A new research found by an Indian scientist suggests that the supermassive black hole positioned right in the center of the Milky Way consumed a large clump of in falling gas before burping out a colossal bubble of gas weighing equivalent to millions of suns.
Using the NASA’s Hubble Space Telescope, Rongmon Bordoloi and his team of scientists from the Massachusetts Institute of Technology in Cambridge found out that several distant quasars can be seen through the northern part of the colossal bubble of gas from the massive black hole known as the Fermi bubbles. The Hubble Telescope probed the information for the movement of the gas towards or away from Earth. The material’s speed helped the research team to reach a conclusion that the event that formed the Fermi bubbles took place between 6 million to 9 million years ago. “Six-nine million years might sound like a long time in human years. But in terms of cosmic timescale, it is like the blink of an eye. Just to give you the scale, the universe is approximately 13.7 billion years old, and the dinosaurs became extinct around 66 million years ago. So the last meal that the supermassive black hole of the Milky Way had was after the dinosaurs became extinct. For the first time, we have traced the motion of cool gas throughout one of the bubbles, which allowed us to map the velocity of the gas and calculate when the bubbles formed. It was a very strong and energetic event. It may have been a cloud of gas flowing into the black hole, which fired off jets of matter, forming the twin lobes of hot gas seen in X-ray and gamma-ray observations. Ever since then, the black hole has just been eating snacks”, said Bordoloi.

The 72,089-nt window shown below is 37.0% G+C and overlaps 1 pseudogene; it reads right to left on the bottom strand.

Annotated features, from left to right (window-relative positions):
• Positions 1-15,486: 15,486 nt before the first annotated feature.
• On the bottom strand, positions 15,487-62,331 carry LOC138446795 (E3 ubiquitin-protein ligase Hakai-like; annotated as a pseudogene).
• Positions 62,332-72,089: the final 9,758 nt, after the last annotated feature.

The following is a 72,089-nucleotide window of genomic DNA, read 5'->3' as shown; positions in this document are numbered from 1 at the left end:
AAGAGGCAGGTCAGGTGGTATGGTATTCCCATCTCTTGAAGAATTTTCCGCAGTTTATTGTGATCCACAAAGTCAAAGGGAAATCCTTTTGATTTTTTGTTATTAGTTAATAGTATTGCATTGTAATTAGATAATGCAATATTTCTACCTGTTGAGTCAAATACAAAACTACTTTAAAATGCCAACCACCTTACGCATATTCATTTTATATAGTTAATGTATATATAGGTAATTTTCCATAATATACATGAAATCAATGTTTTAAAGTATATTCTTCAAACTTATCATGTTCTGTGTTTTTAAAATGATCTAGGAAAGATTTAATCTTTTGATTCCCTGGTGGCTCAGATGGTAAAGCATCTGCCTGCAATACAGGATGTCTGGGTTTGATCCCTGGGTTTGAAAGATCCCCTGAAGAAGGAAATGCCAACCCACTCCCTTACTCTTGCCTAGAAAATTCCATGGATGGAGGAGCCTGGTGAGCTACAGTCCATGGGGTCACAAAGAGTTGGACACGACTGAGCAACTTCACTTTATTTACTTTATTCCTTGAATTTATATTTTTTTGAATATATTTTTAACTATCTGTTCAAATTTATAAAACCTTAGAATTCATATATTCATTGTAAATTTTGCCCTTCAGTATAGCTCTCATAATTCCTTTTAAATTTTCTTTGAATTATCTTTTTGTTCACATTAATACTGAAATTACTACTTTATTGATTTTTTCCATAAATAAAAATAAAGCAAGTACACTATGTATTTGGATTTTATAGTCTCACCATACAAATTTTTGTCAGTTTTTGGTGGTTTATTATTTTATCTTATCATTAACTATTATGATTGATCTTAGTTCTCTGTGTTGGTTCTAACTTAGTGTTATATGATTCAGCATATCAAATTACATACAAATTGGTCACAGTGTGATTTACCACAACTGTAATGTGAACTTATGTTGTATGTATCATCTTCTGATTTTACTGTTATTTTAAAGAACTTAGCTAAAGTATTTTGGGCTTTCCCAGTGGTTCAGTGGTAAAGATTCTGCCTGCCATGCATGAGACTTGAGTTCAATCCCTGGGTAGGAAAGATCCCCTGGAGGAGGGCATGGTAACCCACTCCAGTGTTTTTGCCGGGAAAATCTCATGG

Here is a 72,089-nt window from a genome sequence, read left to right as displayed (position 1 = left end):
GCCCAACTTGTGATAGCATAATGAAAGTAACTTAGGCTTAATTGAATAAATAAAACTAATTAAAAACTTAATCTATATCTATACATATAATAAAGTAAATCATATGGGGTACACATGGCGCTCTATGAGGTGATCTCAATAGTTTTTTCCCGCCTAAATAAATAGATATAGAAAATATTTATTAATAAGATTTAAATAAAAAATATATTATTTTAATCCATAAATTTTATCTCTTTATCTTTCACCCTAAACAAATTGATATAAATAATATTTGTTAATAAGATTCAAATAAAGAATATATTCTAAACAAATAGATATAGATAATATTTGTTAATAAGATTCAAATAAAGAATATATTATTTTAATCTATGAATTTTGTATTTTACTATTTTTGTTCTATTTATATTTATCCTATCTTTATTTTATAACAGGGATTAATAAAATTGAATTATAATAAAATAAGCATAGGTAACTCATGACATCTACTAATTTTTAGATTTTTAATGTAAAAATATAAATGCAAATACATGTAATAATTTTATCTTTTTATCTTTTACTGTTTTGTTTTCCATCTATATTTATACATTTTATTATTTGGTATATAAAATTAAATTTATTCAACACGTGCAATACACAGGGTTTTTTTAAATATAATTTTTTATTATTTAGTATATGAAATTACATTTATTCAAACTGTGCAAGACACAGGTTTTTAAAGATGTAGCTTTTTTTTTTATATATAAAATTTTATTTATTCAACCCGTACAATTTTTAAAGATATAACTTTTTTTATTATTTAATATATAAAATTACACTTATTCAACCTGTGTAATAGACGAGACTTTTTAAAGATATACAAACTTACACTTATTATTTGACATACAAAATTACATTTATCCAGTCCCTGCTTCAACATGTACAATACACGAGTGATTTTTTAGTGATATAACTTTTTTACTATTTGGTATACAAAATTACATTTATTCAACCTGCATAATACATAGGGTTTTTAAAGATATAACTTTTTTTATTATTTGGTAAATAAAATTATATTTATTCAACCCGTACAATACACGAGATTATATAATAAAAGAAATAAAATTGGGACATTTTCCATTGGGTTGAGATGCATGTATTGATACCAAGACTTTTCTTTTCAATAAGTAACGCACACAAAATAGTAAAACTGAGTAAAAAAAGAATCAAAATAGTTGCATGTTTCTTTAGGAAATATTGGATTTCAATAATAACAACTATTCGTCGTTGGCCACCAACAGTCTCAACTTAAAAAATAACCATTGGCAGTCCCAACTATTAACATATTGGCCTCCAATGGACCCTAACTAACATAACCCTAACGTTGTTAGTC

A black hole can basically be defined as a zone in universe which has a gravitational force in such a high levels that nor mass and nor energy can escape through it. The data shows that the supermassive black hole has compressed the mass of around 4.5 million sun sized stars into a very small region. “There was some increased activity in terms of X-ray flares which could be due to a change in the strength of winds from nearby massive stars that are feeding material to the black hole. But in short, we don’t know when the next big meal would be. There are stars orbiting the galactic center and if the fall into the black hole at some point, we might see a good light show”, he said.